Hello. I was reading http://xkcd.com/287/ while bored and thus decided to write a program that would solve such np complete problems. Here is what I got:

#include <iostream>
#include <vector>
using namespace std;
template <typename T>
T NPMenuProblem(T desired, vector<T> options, vector<T> &ret)
{
    vector<T> save=ret;
    T remainder;
    T min=desired;
    vector<T> minsol;
    for (int i=0; i<options.size(); ++i)
    {
        ret=save;
        if (desired-options[i]>0.0)
        {
            ret.push_back(options[i]);
            remainder=NPMenuProblem(desired-options[i],options,ret);
            if (remainder==0)
                return 0;
            else if (remainder<min)
            {
                minsol=ret;
                min=remainder;
            }
        }
    }
    ret=minsol;
    return min;
}
int main()
{
    vector<int> opts;
    opts.push_back(215);
    opts.push_back(275);
    opts.push_back(335);
    opts.push_back(355);
    opts.push_back(420);
    opts.push_back(580);
    vector<int> ret;
    int des=1505;
    int rem=NPMenuProblem(des,opts,ret);
    for (int i=0; i<ret.size(); ++i)
        cout<<ret[i]<<" + ";
    cout<<" = "<<des<<" - "<<rem<<endl;
    return 0;
}

The issue is that it doesn't work and I cannot figure out why... any advice?

No NP-complete problems are not unsolveable... its just that they are unsolveable in POLYNOMIAL time (IE there is no n such that their solution has worst case time complexity of O(x^n) where x is the number of elements in the problem). My solution is definately NOT polynomial (its a simple depth-first search which runs in a^b where a is the depth of the tree (how many prices added together are less than the total) and b is the number of elements (how many prices)) this is exponential time (O(n^x)) which is far worse than polynomial time. My solution can be expressed in pseudo-code as:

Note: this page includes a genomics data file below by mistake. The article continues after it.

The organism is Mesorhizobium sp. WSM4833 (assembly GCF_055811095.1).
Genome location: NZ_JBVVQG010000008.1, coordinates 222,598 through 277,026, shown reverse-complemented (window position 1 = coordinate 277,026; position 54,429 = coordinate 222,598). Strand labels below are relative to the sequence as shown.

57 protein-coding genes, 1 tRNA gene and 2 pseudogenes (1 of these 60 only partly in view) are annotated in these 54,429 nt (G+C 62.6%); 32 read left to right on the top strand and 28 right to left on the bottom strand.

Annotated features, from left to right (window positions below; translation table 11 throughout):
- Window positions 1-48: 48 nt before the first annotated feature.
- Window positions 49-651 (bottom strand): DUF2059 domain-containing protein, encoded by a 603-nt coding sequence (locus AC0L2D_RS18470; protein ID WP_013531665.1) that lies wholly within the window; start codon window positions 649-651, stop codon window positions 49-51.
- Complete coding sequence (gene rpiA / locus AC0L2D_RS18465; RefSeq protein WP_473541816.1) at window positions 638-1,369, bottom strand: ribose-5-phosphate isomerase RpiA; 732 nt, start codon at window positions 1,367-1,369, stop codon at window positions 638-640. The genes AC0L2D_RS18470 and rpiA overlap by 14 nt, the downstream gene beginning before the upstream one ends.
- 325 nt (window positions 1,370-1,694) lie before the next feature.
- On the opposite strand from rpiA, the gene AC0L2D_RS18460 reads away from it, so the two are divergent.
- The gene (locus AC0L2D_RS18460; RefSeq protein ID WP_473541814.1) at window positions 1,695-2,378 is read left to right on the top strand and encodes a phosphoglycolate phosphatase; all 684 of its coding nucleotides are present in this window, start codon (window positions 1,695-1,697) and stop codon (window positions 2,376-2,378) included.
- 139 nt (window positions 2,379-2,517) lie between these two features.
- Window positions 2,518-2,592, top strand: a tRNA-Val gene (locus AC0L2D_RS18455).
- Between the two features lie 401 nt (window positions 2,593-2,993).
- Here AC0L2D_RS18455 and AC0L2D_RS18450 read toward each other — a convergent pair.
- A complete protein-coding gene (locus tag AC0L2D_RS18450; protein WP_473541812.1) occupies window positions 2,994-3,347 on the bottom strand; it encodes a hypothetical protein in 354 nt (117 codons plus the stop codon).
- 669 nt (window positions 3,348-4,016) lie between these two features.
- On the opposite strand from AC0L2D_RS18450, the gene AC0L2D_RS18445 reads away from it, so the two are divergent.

function DFS(desired,choices)
    best_solution=worst possible solution
    for each choice in choices
        temp_solution=DFS(desired-choice,choices)+choice //this is simple appending
        if temp_solution is better than best_solution
            best_solution=temp_solution
    return best_solution

Of course since c++ requires a little more work this simple solution gets morphed a little. Nonetheless here is my code, rewritten with the pseudo-code comments next to it:

#include <iostream>
#include <vector>
using namespace std;
template <typename T>//function DFS(desired,choices=options,ret to hold current)
T NPMenuProblem(T desired, vector<T> options, vector<T> &ret)
{
    vector<T> save=ret;
    T remainder;
    //you can consider the next two variables as best_solution 
    T min=desired;//best solution has leftover of desired (this is okay, though
                  //                                            not obviously!)
    vector<T> minsol;//this stores the DFS()+choice part
    for (int i=0; i<options.size(); ++i)
    {
        ret=save;//reset the return parameter
        if (desired-options[i]>0.0)//stop searching after invalid value
        {
            ret.push_back(options[i]);//append the current option (+choice)
            //this sorta ends up becoming DFS()+choice
            remainder=NPMenuProblem(desired-options[i],options,ret);
            if (remainder==0)//we win! and ret is already modified! YAY!!!
                return 0;
            else if (remainder<min)//still a better solution though
            {
                minsol=ret;
                min=remainder;
            }
            //no else needed... we dont care if we got a worse solution!
        }
    }
    //this is return best_solution
    ret=minsol;
    return min;
}
int main()
{
    vector<int> opts;
    opts.push_back(215);
    opts.push_back(275);
    opts.push_back(335);
    opts.push_back(355);
    opts.push_back(420);
    opts.push_back(580);
    vector<int> ret;